Athletic trainers work with physicians and other healthcare professionals to offer prevention, diagnosis, treatment and rehabilitation services to injured athletes. Not to be confused with fitness trainers (who instruct people in exercise activities), athletic trainers practise in the field of sports medicine.
Nights, weekends, holidays occasionally
Athletic trainers work in a variety of settings, including hospitals, schools, and rehabilitation and therapy clinics. Others work in the military, for professional sports teams or with performing artists.
You’ll spend most of your time outdoors in all sorts of weather, and you may often be required to work nights and weekends during sporting events. Travel, both local and international, is also common.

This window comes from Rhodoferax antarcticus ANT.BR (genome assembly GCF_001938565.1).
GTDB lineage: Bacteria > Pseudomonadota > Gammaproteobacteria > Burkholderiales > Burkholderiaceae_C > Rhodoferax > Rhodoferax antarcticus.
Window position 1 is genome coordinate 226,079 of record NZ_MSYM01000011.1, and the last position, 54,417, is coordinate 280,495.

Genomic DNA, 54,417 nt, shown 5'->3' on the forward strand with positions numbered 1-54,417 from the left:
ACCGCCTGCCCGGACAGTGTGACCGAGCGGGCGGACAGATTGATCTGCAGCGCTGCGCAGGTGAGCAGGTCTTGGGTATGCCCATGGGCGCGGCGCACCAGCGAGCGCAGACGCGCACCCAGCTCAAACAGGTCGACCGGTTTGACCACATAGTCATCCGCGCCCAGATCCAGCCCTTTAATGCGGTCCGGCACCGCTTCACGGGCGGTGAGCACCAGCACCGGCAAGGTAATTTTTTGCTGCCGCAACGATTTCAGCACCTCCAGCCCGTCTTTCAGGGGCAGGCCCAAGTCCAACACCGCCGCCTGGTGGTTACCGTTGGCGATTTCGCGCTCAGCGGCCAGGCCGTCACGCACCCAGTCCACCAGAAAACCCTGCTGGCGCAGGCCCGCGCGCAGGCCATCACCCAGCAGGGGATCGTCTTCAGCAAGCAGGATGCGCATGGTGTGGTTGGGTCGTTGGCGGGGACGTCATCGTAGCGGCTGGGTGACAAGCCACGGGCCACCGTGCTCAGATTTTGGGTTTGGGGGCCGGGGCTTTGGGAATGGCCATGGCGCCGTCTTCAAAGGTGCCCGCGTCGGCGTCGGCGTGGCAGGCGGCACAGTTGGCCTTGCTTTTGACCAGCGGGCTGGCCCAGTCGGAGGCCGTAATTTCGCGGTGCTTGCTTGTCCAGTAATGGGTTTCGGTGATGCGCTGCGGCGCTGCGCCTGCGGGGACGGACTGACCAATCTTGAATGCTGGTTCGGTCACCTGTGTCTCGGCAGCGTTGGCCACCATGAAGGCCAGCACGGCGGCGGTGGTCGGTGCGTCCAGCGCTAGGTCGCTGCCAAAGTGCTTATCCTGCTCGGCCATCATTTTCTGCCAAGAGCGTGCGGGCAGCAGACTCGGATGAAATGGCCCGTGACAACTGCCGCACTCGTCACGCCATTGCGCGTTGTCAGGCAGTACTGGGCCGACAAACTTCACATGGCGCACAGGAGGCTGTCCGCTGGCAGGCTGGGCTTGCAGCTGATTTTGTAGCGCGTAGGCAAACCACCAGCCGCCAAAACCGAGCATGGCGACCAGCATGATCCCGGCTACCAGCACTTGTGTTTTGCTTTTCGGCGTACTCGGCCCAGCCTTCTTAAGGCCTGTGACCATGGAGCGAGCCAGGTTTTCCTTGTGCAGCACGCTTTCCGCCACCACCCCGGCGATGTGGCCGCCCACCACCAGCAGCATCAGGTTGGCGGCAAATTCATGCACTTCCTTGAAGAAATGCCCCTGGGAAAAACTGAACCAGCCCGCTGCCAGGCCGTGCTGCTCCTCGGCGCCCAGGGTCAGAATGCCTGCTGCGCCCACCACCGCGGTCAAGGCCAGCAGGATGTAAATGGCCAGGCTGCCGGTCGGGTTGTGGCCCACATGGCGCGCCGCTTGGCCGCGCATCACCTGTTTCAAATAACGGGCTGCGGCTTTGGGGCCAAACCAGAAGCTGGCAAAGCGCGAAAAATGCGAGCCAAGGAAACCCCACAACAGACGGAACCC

Annual salary estimates are based on percentile wage data collected through the Occupational Employment Statistics (OES) survey of US workers.
DVM / VMD degree
You’ll need at least a bachelor’s degree in athletic training accredited by the Commission on Accreditation of Athletic Training Education (CAATE) in order to become an athletic trainer.
Most states require athletic trainers to be licensed or certified. Requirements vary by state, but generally include the completion of a CAATE-accredited programme and the Board of Certification (BOC) exam or a separate state exam.
You’ll typically start as an assistant athletic trainer and, with experience, can move up to a head athletic trainer or athletic director position. You can also progress to a management role as a hospital administrator within a hospital, clinical department or private practice. Advancement into a sales or marketing position is also possible, selling medical and athletic equipment.